Image credit: Water Alternatives
By Amadeus Narbutt
A few weeks ago a massive public demonstration against austerity spontaneously erupted in the Ecuadorian capital of Quito. Led by a stunning coalition of indigenous people under the banner of the Confederation of Indigenous Nationalities of Ecuador (CONAIE), the protests brought Quito to a stand-still. Thousands of indigenous protestors descended upon Quito from the Andes and the Amazon, converging on Quito’s El Arbolito Park which, like Occupy Wall Street’s Zuccotti Park, acted as a focal point for the city-wide protest. President Lenin Moreno commanded the Ecuadorian Army onto the streets of the capital to institute a 24-hour curfew in an attempt to restore order. The protests began in response to Moreno’s application of the International Monetary Fund’s (IMF) restructuring plans, a requirement for Ecuador’s $4.2 billion loan from the fund. This restructuring imposed ‘belt-tightening’ measures for the Ecuadorian government, including wage cuts for public sector jobs, vacation day cuts, and most controversially, the elimination of a fuel subsidy which cause the price of diesel to double and the price of gasoline to rise by 30% overnight. The protests had a significant impact on Ecuador’s immediate economic output, which likely led to President Moreno’s eventual compromise with the protestors. Estimates state that the protests resulted in a $2.3 billion loss of economic productivity during the two weeks of unrest, including a 40% drop in oil production.
In recent days, the protests have subsided, mainly due to marginal concessions from the Moreno government. While Moreno has repealed the IMF package known as Decree 883, he has already announced that a slightly modified package will be put in place instead. In other words, restructuring will still occur. At most, Moreno has bought himself some time before protests ignite in response to whatever repackaged IMF deal he implements in the coming weeks. The human cost of this delay? Eight dead, 1300 injured, and 1200 arrested. Moreno’s compromise on Decree 883 was a victory for the protestors and indigenous activists in particular, but Moreno’s pivot towards right-wing governance has not been reversed. In fact, the propagandistic framing of the unrest as a means of saving face has already begun.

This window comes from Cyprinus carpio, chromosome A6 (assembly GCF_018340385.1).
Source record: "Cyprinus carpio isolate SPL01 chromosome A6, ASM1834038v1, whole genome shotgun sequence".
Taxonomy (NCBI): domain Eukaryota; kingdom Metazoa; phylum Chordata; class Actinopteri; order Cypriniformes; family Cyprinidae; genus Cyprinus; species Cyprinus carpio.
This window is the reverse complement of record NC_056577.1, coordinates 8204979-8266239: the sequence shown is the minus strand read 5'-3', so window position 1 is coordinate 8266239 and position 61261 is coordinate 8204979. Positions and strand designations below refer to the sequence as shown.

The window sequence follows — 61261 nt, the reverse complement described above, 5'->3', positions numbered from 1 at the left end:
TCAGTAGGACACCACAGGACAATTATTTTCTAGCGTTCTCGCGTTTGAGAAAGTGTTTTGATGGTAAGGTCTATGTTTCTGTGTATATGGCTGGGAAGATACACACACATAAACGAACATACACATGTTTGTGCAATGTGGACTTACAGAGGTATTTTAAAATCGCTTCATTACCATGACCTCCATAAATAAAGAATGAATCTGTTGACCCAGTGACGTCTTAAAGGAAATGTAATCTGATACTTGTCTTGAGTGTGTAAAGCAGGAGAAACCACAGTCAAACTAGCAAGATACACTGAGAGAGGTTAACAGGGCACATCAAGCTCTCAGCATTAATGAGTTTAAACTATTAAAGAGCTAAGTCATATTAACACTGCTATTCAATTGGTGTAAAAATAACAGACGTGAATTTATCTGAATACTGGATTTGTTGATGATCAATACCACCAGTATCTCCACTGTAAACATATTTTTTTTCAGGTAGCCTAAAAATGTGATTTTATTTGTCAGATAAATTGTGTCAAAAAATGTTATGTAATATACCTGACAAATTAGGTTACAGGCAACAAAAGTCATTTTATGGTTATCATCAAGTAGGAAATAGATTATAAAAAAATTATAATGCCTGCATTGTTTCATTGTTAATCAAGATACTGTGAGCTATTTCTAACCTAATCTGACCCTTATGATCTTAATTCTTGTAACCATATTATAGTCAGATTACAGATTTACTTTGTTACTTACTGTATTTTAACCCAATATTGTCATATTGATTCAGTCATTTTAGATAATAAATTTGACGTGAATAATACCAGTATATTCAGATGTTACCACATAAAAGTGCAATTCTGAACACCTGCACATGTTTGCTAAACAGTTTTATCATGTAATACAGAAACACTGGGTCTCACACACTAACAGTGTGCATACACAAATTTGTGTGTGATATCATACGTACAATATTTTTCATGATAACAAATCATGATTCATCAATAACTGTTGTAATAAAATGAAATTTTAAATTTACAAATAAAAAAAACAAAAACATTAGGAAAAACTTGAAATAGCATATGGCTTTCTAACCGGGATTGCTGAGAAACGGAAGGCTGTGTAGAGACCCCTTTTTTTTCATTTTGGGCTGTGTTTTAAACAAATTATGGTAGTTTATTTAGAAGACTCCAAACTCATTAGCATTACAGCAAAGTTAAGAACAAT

Moreno has blamed the protest on a cabal of “dark forces”, accusing his predecessor, Rafael Correa, of orchestrating the protests in coordination with Venezuelan President Nicolas Maduro, gang leaders, and violent foreigners. Correa, the former leftist President of Ecuador and political mentor to Moreno, is living in self-imposed exile in Brussels due to threats of arrest from his former ally Moreno. Their falling out stems from Moreno’s rightward turn after succeeding Correa and promising to continue his radically progressive ‘Citizen’s Revolution’. Correa rose to power in the Pink Tide – a continent-wide surge in anti-neoliberal leftist governments, from Lula’s Brazil to Evo Morales’ Bolivia and Chavez’s Venezuela. Under his tenure, Ecuador saw unprecedented advancements in the standard of living and the struggle against poverty. The Center for Economic and Policy Research (CEPR) reports that during Correa’s ten-year presidency, Ecuador’s poverty rate declined by 38% and rate of extreme poverty declined by 47%. The Council of Hemispheric Affairs (COHA) emphasizes Correa’s willingness to trounce the norms of neoliberalism and IMF-directed globalization, attributing it to the anti-neoliberal and anti-imperialist foundations of the Pink Tide movement.